I have been cooking Christmas dinner for the past six years, from humble beginnings for a handful of people in my University halls to the Real Deal on Christmas Day for my family. I have made mistakes, burnt things, allowed others to go cold, forgotten the gravy, but ultimately everyone ended up getting fed. Christmas dinner feels daunting, particularly if you're cooking for a larger-than-normal group of people, but I know that you can do it, even if you're a novice cook. I'm going to be sharing a few tips and tricks over the next few weeks for getting your Christmas dinner in tip-top shape on the big day, things that I have learnt by trial and error so you don't have to. Once I've told you all I know, I'll also be sharing my ultimate guide to Christmas dinner, including exact timings and shopping lists so you can be as prepared as possible for the big day so be sure to check back next Monday if you're interested! Ready? Let's do this!
I'm going to start by talking about meat. For many people, this is the key to Christmas dinner, the centrepiece that makes the whole thing worthwhile. It's often the trickiest thing to get right, and the most expensive thing to get wrong, so nailing this is important. I'm going to give you my best secret right now, in this post, to make sure you get it right: Buy A Slow Cooker.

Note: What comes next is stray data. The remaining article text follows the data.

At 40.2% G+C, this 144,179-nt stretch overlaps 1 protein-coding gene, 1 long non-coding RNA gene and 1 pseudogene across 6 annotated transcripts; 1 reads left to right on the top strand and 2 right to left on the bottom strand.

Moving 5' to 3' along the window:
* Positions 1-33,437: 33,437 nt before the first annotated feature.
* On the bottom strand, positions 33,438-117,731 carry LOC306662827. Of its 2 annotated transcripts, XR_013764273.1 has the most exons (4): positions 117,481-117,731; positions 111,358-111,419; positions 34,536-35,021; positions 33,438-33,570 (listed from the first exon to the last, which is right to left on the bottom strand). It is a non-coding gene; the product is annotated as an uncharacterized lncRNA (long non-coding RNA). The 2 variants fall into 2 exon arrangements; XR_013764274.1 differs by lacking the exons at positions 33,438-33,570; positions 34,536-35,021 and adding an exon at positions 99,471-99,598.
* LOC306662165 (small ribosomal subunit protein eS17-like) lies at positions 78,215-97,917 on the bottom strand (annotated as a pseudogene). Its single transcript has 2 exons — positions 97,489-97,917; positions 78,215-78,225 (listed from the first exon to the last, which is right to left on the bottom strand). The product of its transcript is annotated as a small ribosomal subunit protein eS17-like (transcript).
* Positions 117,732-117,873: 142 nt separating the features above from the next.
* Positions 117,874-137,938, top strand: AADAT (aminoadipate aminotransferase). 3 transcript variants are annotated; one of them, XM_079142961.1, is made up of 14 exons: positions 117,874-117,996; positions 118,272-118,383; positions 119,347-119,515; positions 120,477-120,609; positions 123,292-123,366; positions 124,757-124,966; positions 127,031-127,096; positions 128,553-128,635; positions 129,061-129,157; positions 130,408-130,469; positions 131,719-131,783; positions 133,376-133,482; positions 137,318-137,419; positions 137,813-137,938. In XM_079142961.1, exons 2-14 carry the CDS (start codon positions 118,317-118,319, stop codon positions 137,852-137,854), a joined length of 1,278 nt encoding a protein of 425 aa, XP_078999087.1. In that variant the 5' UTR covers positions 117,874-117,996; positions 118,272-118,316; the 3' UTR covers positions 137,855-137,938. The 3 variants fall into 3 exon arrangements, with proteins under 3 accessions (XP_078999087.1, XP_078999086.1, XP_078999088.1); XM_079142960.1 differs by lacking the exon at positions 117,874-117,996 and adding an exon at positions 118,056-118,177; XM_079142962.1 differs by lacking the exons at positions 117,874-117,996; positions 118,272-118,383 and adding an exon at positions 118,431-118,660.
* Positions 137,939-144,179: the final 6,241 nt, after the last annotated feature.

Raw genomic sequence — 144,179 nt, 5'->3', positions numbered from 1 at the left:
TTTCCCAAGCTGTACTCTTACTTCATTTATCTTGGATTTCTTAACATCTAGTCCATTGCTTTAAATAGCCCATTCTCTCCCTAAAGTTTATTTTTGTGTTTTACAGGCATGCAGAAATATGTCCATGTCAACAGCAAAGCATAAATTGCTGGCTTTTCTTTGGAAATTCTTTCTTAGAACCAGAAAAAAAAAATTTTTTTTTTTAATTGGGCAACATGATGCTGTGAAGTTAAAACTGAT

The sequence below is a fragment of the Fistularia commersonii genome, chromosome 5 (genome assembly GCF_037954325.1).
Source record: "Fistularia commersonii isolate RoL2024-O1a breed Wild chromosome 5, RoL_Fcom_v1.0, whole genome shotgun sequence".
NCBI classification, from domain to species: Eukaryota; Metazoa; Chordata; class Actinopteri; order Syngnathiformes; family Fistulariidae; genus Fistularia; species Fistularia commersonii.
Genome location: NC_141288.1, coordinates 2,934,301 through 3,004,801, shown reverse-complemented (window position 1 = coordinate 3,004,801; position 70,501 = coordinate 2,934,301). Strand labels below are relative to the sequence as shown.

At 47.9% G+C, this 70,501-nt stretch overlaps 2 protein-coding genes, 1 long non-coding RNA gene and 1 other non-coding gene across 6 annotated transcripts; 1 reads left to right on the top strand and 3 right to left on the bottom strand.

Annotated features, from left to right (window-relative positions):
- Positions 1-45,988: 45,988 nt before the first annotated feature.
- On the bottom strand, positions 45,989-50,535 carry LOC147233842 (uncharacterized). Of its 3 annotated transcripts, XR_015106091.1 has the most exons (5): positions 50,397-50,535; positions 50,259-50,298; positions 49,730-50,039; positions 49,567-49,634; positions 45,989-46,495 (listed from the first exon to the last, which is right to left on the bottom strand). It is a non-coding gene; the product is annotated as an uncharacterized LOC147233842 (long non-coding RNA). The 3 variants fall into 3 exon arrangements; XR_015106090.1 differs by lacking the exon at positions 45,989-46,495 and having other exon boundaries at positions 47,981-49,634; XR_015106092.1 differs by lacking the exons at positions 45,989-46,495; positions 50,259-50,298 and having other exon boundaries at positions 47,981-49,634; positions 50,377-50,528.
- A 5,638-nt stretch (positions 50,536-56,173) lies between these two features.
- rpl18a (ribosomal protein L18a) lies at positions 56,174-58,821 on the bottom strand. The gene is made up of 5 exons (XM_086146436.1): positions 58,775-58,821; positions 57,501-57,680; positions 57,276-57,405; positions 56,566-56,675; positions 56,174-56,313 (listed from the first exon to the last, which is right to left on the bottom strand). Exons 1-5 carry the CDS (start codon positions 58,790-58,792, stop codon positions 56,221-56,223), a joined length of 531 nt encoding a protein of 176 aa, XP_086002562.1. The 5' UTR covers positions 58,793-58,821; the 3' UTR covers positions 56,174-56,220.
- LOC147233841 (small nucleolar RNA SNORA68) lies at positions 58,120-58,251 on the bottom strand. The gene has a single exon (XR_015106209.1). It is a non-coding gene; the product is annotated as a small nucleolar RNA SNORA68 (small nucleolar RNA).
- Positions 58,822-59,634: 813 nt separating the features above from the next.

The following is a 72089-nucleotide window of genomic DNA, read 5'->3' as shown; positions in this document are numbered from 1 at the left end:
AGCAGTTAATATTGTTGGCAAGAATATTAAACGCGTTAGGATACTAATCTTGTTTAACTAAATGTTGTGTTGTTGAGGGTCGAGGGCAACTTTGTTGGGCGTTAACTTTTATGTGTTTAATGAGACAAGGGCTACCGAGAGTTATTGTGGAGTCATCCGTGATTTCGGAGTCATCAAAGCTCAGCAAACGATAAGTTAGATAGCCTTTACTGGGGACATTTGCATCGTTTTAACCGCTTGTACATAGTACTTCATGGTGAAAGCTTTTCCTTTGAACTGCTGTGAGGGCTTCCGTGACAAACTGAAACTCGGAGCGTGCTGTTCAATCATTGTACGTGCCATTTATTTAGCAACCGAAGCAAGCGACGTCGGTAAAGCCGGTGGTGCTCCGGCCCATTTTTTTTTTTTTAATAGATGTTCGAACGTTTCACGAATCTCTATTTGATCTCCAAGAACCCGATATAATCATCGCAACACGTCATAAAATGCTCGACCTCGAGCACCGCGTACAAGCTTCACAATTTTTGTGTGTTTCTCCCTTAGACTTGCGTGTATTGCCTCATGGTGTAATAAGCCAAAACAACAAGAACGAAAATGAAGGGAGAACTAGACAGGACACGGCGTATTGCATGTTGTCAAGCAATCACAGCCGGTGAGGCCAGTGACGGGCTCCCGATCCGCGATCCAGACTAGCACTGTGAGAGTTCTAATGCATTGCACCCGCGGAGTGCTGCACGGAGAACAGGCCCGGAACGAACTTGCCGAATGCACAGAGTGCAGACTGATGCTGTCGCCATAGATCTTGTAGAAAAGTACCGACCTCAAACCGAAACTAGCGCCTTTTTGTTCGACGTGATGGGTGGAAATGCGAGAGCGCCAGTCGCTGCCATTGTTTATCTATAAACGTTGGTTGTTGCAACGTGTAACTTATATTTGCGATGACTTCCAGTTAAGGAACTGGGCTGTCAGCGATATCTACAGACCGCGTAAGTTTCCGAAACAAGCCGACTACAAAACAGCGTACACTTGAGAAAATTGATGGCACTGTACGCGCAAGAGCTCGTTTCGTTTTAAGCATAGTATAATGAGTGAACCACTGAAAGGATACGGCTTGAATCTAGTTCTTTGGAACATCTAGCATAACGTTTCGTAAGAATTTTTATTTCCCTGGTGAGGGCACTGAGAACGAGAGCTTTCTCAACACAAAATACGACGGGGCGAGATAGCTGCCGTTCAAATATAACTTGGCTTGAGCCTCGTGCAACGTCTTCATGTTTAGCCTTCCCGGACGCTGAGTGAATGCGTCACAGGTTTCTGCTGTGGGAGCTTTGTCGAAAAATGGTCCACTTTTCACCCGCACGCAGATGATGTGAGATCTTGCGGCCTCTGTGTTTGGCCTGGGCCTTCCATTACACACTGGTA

It's as simple as that. Ditch the turkey (does anyone even like turkey?) and pick up a joint of beef from the butchers. Yes, it's slightly less traditional, but if you're new to the Christmas dinner game then it will save you hours of worry. Plus, you won't have to eat dry turkey. You can thank me later. This beef could not be simpler or more delicious, cooked in red wine and herbs until tender and melt-in-the-mouth, you pretty much bung everything in the slow cooker and forget about it. It frees you up valuable oven space so you can juggle your side dishes and roast potatoes with ease, and the resulting juices will also make a spectacular gravy with very little effort. Tell me that's not a win-win?
The only downside is the long cooking time; if you usually eat your main meal at lunch time it may mean setting your alarm extra early to turn on the slow cooker in time. It can be done, I promise - just leave everything ready to go in the slow cooker the night before so the meat can marinate and then roll out of bed to press the on switch at the appropriate time. Plus, you can have a sneaky look to see if Santa's been before everyone else...